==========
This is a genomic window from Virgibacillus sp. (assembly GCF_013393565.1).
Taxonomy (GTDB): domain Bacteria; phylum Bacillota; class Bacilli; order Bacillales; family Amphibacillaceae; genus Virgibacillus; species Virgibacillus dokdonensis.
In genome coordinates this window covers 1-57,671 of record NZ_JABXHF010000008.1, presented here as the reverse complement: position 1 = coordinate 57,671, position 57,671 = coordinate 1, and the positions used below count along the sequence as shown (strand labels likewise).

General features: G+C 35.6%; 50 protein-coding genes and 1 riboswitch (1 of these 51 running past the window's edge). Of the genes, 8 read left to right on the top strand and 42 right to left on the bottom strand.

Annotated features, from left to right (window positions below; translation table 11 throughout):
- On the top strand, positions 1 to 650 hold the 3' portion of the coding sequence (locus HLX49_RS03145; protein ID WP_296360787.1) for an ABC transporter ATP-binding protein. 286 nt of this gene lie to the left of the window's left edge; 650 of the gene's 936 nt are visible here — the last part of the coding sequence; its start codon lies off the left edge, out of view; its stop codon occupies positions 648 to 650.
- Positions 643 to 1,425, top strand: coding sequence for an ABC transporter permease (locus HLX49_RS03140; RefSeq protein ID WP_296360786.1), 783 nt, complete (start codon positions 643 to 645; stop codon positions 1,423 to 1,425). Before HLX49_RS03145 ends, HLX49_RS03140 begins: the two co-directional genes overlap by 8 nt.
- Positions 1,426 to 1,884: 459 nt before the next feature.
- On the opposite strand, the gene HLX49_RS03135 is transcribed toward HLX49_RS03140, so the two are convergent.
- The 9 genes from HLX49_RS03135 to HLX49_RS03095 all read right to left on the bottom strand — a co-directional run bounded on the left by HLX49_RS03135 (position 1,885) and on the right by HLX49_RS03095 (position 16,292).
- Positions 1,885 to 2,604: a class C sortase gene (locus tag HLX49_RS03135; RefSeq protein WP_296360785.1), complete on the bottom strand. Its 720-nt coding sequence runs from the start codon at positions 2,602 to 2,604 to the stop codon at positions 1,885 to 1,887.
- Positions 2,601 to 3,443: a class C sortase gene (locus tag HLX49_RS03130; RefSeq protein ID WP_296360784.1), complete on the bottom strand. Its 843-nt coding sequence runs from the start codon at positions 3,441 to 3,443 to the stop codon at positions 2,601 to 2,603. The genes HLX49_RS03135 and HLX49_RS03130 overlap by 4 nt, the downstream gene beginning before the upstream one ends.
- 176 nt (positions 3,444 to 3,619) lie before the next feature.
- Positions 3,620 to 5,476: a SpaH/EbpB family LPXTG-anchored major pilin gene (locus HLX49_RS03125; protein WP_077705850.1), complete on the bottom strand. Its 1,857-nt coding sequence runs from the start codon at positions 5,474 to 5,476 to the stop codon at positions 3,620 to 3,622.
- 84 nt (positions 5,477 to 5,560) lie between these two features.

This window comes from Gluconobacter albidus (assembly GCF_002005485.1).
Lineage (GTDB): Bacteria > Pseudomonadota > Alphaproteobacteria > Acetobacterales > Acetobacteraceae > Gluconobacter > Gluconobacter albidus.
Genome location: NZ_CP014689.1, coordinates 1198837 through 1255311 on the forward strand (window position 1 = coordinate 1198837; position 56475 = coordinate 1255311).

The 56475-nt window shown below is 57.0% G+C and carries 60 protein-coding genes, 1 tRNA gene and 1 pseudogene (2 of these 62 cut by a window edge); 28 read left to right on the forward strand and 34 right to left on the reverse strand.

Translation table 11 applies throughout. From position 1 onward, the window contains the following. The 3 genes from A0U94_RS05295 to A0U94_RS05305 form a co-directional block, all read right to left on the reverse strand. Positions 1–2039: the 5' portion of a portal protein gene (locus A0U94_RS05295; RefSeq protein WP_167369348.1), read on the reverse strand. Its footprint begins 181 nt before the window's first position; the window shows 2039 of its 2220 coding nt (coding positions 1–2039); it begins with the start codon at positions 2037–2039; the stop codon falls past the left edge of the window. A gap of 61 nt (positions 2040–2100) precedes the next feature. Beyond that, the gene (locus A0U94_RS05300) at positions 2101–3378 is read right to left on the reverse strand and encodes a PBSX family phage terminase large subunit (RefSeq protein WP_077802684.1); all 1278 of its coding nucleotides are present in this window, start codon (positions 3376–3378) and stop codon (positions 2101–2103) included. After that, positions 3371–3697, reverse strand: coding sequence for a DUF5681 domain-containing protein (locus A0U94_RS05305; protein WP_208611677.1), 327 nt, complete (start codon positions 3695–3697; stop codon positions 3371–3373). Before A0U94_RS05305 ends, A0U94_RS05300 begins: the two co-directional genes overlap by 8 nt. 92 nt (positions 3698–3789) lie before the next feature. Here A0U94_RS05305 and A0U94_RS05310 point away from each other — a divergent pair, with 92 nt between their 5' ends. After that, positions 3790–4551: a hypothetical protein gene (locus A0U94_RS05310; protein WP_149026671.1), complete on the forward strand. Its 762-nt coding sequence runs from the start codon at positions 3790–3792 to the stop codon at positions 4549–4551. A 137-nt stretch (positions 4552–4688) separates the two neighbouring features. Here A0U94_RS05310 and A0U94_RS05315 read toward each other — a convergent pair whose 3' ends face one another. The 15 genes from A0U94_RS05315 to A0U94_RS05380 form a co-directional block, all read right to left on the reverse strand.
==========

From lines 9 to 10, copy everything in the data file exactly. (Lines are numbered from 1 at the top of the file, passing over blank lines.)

- On the opposite strand, the gene HLX49_RS03135 is transcribed toward HLX49_RS03140, so the two are convergent.
- The 9 genes from HLX49_RS03135 to HLX49_RS03095 all read right to left on the bottom strand — a co-directional run bounded on the left by HLX49_RS03135 (position 1,885) and on the right by HLX49_RS03095 (position 16,292).